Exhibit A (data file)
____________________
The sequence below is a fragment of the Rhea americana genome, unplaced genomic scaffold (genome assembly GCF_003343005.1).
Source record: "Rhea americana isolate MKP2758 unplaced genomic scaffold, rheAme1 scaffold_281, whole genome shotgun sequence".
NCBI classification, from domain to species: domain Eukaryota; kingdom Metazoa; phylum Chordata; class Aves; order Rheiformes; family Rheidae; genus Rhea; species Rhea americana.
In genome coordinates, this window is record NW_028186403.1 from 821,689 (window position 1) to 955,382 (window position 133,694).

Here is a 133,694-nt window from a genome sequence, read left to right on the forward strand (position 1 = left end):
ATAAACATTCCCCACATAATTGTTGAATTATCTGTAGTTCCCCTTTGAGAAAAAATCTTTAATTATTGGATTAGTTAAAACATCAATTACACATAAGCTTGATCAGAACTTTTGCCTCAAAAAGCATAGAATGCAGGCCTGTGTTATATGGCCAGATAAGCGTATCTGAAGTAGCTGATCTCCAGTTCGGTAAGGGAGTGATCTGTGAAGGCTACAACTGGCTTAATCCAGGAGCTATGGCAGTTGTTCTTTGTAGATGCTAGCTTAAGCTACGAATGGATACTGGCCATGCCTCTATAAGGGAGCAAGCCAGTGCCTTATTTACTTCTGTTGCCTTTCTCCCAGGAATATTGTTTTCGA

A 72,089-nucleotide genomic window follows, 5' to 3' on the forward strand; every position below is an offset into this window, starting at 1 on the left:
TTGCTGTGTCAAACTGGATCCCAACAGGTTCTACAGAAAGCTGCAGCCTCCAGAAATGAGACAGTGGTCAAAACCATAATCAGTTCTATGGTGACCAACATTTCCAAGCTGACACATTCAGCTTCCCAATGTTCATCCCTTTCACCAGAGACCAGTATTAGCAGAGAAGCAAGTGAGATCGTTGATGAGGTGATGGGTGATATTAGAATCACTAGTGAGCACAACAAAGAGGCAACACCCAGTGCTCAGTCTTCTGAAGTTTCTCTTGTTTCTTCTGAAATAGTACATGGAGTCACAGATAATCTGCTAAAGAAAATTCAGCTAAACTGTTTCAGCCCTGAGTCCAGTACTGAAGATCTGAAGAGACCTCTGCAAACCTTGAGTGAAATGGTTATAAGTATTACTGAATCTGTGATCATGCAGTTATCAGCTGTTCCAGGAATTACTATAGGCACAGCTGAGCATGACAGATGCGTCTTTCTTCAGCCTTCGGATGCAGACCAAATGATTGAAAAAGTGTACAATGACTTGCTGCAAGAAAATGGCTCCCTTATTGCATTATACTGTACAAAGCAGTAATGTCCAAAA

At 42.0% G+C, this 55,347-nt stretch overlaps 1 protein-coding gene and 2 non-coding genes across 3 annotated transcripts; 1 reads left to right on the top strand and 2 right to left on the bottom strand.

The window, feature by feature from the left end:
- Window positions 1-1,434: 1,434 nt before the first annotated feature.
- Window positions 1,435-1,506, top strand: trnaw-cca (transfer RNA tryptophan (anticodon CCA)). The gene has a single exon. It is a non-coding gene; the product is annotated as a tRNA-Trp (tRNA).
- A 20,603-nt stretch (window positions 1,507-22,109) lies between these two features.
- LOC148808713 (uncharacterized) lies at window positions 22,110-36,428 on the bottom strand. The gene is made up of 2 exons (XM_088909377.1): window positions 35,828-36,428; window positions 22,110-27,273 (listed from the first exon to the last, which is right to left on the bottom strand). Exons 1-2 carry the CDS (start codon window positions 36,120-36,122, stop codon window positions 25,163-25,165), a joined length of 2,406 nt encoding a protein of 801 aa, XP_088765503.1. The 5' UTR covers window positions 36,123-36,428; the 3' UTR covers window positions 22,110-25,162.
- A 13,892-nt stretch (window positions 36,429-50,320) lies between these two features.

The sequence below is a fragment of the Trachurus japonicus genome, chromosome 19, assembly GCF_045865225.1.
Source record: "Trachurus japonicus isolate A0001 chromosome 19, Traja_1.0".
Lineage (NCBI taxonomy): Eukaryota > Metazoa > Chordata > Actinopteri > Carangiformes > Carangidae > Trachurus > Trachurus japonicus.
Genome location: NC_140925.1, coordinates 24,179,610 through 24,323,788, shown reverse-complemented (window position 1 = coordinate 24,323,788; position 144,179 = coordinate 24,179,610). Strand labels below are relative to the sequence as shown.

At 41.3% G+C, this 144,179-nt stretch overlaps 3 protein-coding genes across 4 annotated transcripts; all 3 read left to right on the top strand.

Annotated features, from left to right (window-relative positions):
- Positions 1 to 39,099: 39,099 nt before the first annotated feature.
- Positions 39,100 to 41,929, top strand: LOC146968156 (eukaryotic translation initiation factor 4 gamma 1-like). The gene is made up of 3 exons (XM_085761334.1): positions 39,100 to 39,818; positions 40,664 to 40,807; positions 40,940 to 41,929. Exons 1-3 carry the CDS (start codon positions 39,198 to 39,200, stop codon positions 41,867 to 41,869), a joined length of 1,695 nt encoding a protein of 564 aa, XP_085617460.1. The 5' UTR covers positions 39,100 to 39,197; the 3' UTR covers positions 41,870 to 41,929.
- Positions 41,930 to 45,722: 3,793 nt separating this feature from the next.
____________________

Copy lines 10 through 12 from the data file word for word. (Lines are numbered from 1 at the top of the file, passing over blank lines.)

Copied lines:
The window, feature by feature from the left end:
- Window positions 1-1,434: 1,434 nt before the first annotated feature.
- Window positions 1,435-1,506, top strand: trnaw-cca (transfer RNA tryptophan (anticodon CCA)). The gene has a single exon. It is a non-coding gene; the product is annotated as a tRNA-Trp (tRNA).